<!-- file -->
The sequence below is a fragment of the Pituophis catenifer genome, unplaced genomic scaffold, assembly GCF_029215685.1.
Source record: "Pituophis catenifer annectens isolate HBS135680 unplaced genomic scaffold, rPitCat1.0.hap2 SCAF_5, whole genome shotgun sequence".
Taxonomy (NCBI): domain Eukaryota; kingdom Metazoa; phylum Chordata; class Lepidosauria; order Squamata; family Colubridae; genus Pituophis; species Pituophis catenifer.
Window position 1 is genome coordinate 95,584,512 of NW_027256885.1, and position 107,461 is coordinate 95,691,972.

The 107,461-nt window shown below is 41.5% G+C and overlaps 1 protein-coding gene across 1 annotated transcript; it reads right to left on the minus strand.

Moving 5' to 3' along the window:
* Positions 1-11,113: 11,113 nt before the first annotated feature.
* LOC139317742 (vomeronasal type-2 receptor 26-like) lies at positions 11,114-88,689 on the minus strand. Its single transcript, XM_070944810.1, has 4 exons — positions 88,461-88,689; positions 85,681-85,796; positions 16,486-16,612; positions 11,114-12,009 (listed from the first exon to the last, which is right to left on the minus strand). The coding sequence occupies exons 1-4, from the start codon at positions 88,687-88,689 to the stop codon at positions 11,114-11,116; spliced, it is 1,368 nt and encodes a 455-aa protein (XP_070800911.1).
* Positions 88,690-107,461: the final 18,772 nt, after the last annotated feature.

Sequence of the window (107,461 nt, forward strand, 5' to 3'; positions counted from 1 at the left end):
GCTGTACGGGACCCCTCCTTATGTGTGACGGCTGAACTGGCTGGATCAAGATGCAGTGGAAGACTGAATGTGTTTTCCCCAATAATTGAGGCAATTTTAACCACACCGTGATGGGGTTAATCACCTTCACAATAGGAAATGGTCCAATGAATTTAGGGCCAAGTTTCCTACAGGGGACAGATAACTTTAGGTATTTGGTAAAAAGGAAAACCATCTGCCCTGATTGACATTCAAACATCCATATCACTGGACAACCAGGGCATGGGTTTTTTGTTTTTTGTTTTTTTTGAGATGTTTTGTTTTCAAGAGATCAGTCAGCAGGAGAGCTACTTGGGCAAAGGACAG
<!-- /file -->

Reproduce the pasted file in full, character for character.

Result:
The sequence below is a fragment of the Pituophis catenifer genome, unplaced genomic scaffold, assembly GCF_029215685.1.
Source record: "Pituophis catenifer annectens isolate HBS135680 unplaced genomic scaffold, rPitCat1.0.hap2 SCAF_5, whole genome shotgun sequence".
Taxonomy (NCBI): domain Eukaryota; kingdom Metazoa; phylum Chordata; class Lepidosauria; order Squamata; family Colubridae; genus Pituophis; species Pituophis catenifer.
Window position 1 is genome coordinate 95,584,512 of NW_027256885.1, and position 107,461 is coordinate 95,691,972.

The 107,461-nt window shown below is 41.5% G+C and overlaps 1 protein-coding gene across 1 annotated transcript; it reads right to left on the minus strand.

Moving 5' to 3' along the window:
* Positions 1-11,113: 11,113 nt before the first annotated feature.
* LOC139317742 (vomeronasal type-2 receptor 26-like) lies at positions 11,114-88,689 on the minus strand. Its single transcript, XM_070944810.1, has 4 exons — positions 88,461-88,689; positions 85,681-85,796; positions 16,486-16,612; positions 11,114-12,009 (listed from the first exon to the last, which is right to left on the minus strand). The coding sequence occupies exons 1-4, from the start codon at positions 88,687-88,689 to the stop codon at positions 11,114-11,116; spliced, it is 1,368 nt and encodes a 455-aa protein (XP_070800911.1).
* Positions 88,690-107,461: the final 18,772 nt, after the last annotated feature.

Sequence of the window (107,461 nt, forward strand, 5' to 3'; positions counted from 1 at the left end):
GCTGTACGGGACCCCTCCTTATGTGTGACGGCTGAACTGGCTGGATCAAGATGCAGTGGAAGACTGAATGTGTTTTCCCCAATAATTGAGGCAATTTTAACCACACCGTGATGGGGTTAATCACCTTCACAATAGGAAATGGTCCAATGAATTTAGGGCCAAGTTTCCTACAGGGGACAGATAACTTTAGGTATTTGGTAAAAAGGAAAACCATCTGCCCTGATTGACATTCAAACATCCATATCACTGGACAACCAGGGCATGGGTTTTTTGTTTTTTGTTTTTTTTGAGATGTTTTGTTTTCAAGAGATCAGTCAGCAGGAGAGCTACTTGGGCAAAGGACAG